College, St. Lawrence, the basic concept, is odd when you think about it.
Think about it. When we turn a certain age, once we’ve achieved a certain level of accomplishment, our parents send us off to a communal living situation where our seniors teach us the information they think we should know during our lifetime. They pack us in together, within the confines of a few acres, where we have everything we need and want to live. We sit, everyday, lined up in rows staring blankly at our mentors as they transfer their knowledge into our brains. And dining halls? Weird!
Not to suggest that it is, but college can be very cult-like. I think it’s fair to say that cults are often times negligent of the outside world. Sometimes truth, commonsense, rationality, and consequence have a way of slipping through the cracks here in the collegiate realm. As we wend our ways through a lifestyle of repetition, it’s very easy to get caught up in a humdrum of nothingness. Days and nights littered with work, friends, and the same sidewalks bleed into one another; the more time we spend in this whirlwind, the more our lives revolve around what happens on this tiny campus. But this, of course, defeats the purpose of college!
What a depressing outlook! Wrap your brains around this! Contrary to the first paragraph let me depict a different scenario of academia. For eighteen or so years, our parents and communities prepare us for four years of intense training, where a field of experts will tell us everything they know. Even cooler… we spend four years training for a secret mission. We learn everything we can and then infiltrate the public sector where we create results; we use our super-knowledge to make this a better place to live. My version of this scenario also includes a lot of blue lighting, passwords, and someone with a headset walkie-talkie on. And, there’s a phone in the corner that connects straight to the president.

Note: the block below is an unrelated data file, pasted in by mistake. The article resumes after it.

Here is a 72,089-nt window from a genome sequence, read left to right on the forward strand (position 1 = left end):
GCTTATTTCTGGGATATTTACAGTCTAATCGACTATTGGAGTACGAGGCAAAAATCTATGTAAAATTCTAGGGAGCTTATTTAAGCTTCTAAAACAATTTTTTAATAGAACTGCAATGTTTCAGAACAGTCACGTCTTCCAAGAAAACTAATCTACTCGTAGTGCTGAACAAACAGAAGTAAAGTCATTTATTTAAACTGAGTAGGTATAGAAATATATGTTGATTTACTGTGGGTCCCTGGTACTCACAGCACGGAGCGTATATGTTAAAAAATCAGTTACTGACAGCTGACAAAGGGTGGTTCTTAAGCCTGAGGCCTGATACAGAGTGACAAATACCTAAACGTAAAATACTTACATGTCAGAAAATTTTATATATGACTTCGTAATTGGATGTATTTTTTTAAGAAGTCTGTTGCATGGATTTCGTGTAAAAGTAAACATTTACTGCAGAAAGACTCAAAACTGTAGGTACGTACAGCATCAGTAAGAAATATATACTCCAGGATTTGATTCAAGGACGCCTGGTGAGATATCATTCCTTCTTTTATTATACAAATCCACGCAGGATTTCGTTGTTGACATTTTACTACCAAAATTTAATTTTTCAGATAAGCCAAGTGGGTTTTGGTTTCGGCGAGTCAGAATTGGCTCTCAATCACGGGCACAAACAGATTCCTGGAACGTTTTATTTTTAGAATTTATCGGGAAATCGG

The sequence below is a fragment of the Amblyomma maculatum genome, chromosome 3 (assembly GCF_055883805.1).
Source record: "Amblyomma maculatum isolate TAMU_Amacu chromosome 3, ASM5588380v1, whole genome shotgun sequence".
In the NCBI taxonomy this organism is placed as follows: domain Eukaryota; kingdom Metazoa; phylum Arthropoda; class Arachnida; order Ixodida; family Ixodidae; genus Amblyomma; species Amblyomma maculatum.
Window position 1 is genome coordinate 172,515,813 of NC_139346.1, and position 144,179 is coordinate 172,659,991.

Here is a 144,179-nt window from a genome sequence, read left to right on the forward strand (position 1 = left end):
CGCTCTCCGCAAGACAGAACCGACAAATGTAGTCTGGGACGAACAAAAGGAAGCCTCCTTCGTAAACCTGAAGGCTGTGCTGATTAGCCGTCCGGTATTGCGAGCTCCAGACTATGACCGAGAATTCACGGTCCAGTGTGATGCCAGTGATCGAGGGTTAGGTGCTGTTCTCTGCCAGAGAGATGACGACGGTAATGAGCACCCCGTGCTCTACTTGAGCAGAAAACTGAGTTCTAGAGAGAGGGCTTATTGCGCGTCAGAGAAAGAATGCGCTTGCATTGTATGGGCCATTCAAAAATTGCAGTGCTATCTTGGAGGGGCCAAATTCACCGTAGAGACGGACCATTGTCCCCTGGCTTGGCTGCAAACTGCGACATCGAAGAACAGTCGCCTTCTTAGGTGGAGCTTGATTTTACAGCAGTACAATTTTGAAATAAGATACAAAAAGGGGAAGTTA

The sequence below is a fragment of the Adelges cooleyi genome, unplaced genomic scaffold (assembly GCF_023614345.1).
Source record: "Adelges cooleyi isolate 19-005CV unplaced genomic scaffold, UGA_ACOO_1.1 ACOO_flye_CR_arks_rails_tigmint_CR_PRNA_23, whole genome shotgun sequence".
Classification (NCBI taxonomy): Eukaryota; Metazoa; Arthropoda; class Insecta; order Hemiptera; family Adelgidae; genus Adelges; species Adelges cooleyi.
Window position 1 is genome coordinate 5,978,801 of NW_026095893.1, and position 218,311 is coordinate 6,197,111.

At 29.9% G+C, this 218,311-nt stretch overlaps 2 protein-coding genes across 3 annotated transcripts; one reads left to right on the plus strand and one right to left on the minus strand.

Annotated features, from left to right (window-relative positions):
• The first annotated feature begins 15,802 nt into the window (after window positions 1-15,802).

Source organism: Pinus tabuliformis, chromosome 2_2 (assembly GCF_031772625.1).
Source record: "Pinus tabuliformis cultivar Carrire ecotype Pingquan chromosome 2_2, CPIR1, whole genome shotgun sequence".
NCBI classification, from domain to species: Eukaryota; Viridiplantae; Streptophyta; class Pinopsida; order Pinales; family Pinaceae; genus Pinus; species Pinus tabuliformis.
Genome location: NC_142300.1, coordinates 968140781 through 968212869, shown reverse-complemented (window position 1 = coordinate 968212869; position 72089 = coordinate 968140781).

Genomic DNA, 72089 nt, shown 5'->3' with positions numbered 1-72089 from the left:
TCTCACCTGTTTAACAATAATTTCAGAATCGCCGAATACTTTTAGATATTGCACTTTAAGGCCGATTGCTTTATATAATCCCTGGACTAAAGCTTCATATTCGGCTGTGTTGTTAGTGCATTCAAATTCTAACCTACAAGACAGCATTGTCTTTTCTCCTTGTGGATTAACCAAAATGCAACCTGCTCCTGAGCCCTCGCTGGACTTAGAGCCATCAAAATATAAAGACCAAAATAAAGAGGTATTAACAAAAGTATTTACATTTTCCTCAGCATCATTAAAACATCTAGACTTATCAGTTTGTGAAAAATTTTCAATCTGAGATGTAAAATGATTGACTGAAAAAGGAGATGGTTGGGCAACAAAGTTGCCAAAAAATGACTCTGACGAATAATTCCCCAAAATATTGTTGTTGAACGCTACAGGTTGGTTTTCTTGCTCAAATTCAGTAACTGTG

One version is cynical, the other is slightly exaggerated. Compromise, meld the two together to make a truly effective and enjoyable college experience that will benefit both ourselves and others. Hey, listen. When we hear about dogs that are locked in their house all day we feel bad for them. Right? So how can we get mad at them for pooping on the duvet? But if that dog had a human brain, hands, feet, and the capacity for sensibility, then that dog should be punished.